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    Priapism – Diagnosis

    Urological

    Last Updated Aug 22, 2022
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    By Emily Stewart, Damian Feldman-Kiss

    Context

    • Priapism is a pathologic, prolonged penile erection without sexual stimulation, generally lasting longer than four hours.
    • It can occur in males of any age, although it is rare in pediatrics. When present in the pediatric population, it is usually a complication of sickle cell disease.
    • Priapism exists in two main forms: ischemic (low flow) and non-ischemic (high flow).
      • Ischemic priapism results from failure of venous outflow from the penis and is a form of compartment syndrome—it is a urologic emergency requiring treatment in the emergency department and/or urgent urology consultation.
      • Non-ischemic priapism results from increased blood flow through the corpora cavernosa with maintained venous outflow. It is typically a manifestation of an AV fistula formed from trauma or previous intervention for ischemic priapism. Flow is maintained, so it is not inherently dangerous. It can generally be managed as an outpatient.
    • Stuttering priapism is a rare condition characterized by recurrent episodes of ischemic priapism and is often idiopathic.
    • Short-term sequelae:
      • Urinary retention.
      • Penile thrombosis.
      • Venous thromboembolism.
    • Long-term sequelae:
      • Erectile dysfunction.
      • Transient or permanent changes in penile sensation.
      • Development of penile curvature.
    • The clinical starting point is diagnosis, and the clinical endpoint is discharge home with outpatient follow-up or urgent urology consultation +/- admission.

    Diagnostic Process

    • Diagnosis is generally clinical but if there is uncertainty, penile blood gas analysis can help to differentiate ischemic and non-ischemic priapism.
    • Doppler ultrasonography may be used as an adjunct to the clinical evaluation, but it is generally not diagnostic.
    Table 1. Comparison of Ischemic and Non-ischemic Priapism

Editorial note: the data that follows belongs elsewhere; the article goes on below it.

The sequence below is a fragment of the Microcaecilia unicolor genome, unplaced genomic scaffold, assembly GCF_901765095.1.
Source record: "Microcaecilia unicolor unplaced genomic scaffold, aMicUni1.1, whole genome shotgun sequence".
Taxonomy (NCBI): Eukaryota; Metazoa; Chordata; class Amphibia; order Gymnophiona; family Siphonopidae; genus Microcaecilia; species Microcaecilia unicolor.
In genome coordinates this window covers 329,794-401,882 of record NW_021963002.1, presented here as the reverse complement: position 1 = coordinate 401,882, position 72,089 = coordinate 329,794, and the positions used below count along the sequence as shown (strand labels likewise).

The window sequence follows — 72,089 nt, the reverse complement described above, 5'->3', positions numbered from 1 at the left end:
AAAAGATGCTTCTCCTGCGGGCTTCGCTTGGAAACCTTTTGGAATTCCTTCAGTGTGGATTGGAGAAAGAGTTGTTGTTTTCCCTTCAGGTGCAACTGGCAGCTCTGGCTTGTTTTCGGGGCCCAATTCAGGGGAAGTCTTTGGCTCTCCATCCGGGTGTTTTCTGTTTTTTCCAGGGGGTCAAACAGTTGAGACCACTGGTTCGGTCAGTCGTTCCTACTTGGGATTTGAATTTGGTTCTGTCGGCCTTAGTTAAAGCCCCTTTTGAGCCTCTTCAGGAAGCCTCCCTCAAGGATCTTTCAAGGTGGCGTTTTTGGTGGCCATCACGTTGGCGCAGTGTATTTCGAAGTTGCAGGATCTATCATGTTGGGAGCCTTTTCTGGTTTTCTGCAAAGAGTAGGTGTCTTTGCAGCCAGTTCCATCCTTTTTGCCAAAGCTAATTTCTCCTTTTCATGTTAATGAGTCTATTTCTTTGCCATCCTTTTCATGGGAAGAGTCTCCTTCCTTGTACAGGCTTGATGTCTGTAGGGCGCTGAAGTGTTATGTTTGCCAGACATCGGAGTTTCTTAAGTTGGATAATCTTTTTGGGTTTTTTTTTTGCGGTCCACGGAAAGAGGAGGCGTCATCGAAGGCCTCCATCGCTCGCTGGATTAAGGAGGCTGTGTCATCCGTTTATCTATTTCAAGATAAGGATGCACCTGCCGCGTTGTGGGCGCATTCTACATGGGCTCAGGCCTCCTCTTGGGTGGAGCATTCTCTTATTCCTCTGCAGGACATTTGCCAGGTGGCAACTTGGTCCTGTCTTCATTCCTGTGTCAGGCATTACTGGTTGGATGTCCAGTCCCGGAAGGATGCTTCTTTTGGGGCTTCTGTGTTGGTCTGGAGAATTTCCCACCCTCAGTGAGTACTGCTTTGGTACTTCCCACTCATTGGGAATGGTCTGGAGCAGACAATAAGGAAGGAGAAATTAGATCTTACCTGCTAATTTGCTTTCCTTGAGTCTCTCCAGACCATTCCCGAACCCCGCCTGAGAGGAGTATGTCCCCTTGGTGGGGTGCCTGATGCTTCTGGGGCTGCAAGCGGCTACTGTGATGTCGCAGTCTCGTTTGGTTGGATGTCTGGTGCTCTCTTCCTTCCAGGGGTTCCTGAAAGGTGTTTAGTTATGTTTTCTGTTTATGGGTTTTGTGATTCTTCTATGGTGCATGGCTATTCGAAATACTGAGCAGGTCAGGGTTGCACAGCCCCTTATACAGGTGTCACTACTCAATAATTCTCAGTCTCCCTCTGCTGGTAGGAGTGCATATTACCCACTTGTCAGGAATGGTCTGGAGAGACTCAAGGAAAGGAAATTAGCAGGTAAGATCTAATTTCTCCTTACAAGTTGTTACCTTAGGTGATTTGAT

Table 1. Comparison of Ischemic and Non-ischemic Priapism

    Quality Of Evidence?

    Justification

    This resource is based on moderate quality evidence from the emergency medicine literature, academic texts, and clinical resources. The diagnostic modality of choice to confirm ischemic priapism is arterial blood gas analysis. Doppler ultrasonography can be used as an adjunct but should not replace it.

    Moderate

    Related Information

    Reference List

    1. Davis JE and Silverman MA. Urologic Procedures. In: Chanmugam AS, Chudnofsky CR, DeBlieux PMC, Mattu A, Swadron SP, Winters ME. eds. Roberts and Hedges’ Clinical Procedures in Emergency Medicine and Acute Care, 7e. Elsevier; 2019. Accessed July 28, 2022. https://www.clinicalkey.com/#!/content/book/3-s2.0-B9780323354783000555?indexOverride=GLOBAL


    2. Boswell B and Thomas AA. Pediatric Genitourinary and Renal Tract Disorders. In: Walls RM, Hockberger RS, Gausche-Hill M, Erickson TB, Wilcox SR. eds. Rosen’s Emergency Medicine: Concepts and Clinical Practice, 10e. Elsevier; 2023. Accessed July 28, 2022. https://www.clinicalkey.com/#!/content/book/3-s2.0-B9780323757898001687


    3. Davis JE. Male Genital Problems. In: Tintinalli JE, Ma O, Yealy DM, Meckler GD, Stapczynski J, Cline DM, Thomas SH. eds. Tintinalli’s Emergency Medicine: A Comprehensive Study Guide, 9e. McGraw Hill; 2020. Accessed July 28, 2022. https://accessmedicine.mhmedical.com/content.aspx?bookid=2353&sectionid=219643185


    4. Deveci S. Priapism. In: O’Leary MP and Hockberger RS. eds. UpToDate. Waltham, MA. Accessed July 28, 2022. https://www.uptodate.com/contents/priapism?search=priapism&source=search_result&selectedTitle=1~61&usage_type=default&display_rank=1#H16


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